With the holiday season upon us, how one cyclist delivered cheer to the South African Outback
Originally, this began as an account of a finance executive and his epic bike race: details of the discipline required to balance the demands of a high powered job with a strenuous training regimen; the amount of dedication it takes to achieve the level of physical and mental strength to compete in such a grueling event. It turned out to be a tale much more about strength of character, the spirit of generosity and human kindness. With the holiday season upon us, this is how one California cyclist spread joy all the way to the desert of South Africa.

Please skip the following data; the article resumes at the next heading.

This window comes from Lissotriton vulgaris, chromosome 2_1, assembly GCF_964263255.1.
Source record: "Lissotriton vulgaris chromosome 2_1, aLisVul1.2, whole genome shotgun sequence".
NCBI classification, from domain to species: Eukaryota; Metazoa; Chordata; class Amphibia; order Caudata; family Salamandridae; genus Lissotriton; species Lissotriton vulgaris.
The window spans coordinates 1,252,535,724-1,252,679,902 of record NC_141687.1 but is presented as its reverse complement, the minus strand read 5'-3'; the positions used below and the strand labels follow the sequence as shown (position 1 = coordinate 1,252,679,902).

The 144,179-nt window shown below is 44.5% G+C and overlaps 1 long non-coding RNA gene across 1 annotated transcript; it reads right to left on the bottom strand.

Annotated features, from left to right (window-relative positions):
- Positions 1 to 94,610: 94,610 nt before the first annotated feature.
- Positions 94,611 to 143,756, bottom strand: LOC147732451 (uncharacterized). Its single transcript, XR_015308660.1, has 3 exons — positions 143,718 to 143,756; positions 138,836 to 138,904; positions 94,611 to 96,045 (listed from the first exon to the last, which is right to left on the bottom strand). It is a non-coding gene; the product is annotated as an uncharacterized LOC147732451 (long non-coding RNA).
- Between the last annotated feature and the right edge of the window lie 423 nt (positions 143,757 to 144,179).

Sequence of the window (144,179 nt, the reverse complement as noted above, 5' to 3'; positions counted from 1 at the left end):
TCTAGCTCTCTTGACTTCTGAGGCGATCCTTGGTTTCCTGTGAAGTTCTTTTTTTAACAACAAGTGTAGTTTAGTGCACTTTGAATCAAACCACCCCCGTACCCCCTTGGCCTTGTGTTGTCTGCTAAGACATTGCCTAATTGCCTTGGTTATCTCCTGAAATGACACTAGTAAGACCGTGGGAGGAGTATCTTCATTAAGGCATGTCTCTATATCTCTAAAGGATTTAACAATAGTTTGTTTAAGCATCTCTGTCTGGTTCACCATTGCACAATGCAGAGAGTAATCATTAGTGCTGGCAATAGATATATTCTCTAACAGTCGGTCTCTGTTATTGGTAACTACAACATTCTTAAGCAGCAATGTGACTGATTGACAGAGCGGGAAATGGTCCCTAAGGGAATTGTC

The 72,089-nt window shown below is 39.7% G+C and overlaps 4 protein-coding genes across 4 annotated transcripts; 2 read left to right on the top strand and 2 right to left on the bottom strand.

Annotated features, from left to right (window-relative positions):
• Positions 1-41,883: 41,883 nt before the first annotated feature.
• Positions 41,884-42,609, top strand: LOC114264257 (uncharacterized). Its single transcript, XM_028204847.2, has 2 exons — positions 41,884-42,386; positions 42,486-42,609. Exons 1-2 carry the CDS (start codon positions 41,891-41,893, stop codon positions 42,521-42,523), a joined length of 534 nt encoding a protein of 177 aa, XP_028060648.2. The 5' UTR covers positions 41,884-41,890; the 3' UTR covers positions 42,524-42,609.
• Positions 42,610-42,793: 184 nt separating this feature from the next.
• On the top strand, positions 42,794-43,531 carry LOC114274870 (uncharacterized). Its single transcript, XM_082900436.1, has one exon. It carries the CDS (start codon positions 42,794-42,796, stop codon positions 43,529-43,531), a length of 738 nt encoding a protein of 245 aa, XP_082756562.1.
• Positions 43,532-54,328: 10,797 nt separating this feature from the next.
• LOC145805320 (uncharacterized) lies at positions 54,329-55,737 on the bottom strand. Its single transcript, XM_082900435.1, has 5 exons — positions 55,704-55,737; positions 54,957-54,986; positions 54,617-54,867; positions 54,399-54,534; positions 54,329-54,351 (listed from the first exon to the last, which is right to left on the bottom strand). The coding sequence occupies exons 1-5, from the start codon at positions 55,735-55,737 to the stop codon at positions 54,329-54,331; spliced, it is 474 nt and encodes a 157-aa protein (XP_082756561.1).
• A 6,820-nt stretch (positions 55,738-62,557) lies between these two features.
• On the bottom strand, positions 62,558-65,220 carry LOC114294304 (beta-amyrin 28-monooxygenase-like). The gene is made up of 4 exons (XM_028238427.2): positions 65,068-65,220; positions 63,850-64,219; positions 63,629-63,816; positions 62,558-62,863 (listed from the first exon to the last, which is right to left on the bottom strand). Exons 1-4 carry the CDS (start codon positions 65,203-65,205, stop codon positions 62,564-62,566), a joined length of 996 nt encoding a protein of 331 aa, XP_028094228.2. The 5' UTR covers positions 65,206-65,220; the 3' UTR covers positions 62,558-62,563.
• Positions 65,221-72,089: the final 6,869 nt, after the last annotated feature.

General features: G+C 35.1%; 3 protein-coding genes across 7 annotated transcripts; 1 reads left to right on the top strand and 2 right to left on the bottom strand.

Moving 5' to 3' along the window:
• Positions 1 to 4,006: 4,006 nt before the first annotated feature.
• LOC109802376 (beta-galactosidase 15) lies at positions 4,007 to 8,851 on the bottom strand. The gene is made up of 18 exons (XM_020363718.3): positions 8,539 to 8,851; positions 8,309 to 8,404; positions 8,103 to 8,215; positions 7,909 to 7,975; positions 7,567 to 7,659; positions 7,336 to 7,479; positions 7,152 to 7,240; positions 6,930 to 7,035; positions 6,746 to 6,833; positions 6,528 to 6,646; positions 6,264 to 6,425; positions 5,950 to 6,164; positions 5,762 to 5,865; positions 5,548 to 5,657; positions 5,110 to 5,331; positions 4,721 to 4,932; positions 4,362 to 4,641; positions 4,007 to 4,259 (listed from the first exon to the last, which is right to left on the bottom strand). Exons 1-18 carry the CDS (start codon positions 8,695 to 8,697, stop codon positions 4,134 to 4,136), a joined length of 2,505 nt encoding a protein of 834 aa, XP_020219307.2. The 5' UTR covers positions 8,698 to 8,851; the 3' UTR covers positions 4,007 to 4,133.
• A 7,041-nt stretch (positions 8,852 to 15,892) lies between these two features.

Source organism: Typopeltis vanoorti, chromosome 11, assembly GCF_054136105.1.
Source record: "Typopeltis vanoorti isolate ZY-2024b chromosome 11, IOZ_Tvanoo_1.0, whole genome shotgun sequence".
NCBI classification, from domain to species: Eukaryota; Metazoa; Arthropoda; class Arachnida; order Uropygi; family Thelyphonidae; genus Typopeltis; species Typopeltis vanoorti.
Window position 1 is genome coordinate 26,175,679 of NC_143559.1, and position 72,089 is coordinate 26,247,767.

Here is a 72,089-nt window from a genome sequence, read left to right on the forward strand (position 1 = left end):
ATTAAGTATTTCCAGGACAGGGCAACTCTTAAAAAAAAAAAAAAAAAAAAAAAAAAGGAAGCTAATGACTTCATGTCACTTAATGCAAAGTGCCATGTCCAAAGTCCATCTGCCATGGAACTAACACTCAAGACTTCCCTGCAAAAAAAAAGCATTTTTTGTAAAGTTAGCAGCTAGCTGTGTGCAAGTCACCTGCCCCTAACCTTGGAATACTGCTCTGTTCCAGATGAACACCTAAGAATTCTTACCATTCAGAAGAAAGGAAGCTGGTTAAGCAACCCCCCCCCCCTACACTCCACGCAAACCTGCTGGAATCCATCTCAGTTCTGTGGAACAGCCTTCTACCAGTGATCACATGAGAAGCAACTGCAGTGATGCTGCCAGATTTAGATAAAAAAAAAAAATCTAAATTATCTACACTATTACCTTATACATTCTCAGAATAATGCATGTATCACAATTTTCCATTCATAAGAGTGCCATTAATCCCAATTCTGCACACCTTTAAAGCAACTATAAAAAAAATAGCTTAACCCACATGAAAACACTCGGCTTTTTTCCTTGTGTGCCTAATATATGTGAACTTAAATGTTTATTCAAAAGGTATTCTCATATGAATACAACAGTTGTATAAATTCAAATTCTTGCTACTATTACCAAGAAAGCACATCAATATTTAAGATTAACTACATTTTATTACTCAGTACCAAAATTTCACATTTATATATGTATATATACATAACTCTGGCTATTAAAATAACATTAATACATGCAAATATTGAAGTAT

Erik Ostebo – who is a Chief Credit Officer at the San Francisco based commercial finance firm, Business Capital – has a bucket list, heavy on the adrenaline. Each year, he and a buddy check off one item. Last year, La Ruta in Costa Rica, which is reputed to be one of the most difficult mountain bike races in the world. This year, they chose the Cape Pioneer Trek mountain bike race because it was closest in topography and challenge to the Cape Epic race. Both are located on the Western Cape of South Africa. The deciding factor was that the Pioneer Trek did not interfere with ski season. For reference, in the world of cycling the Cape Epic is the “Big Daddy” of all mountain bike races, attracting elite professionals from around the world and so tough that it has been accredited as “uncategorizable” by the Union Cycliste Internationale, a status shared by the Tour de France. At 7 days and riding nearly 357 miles on a wide variety of backcountry trails and climbing over 33,000 vertical feet, the Pioneer Trek is a mere 1 day and 78 miles shorter.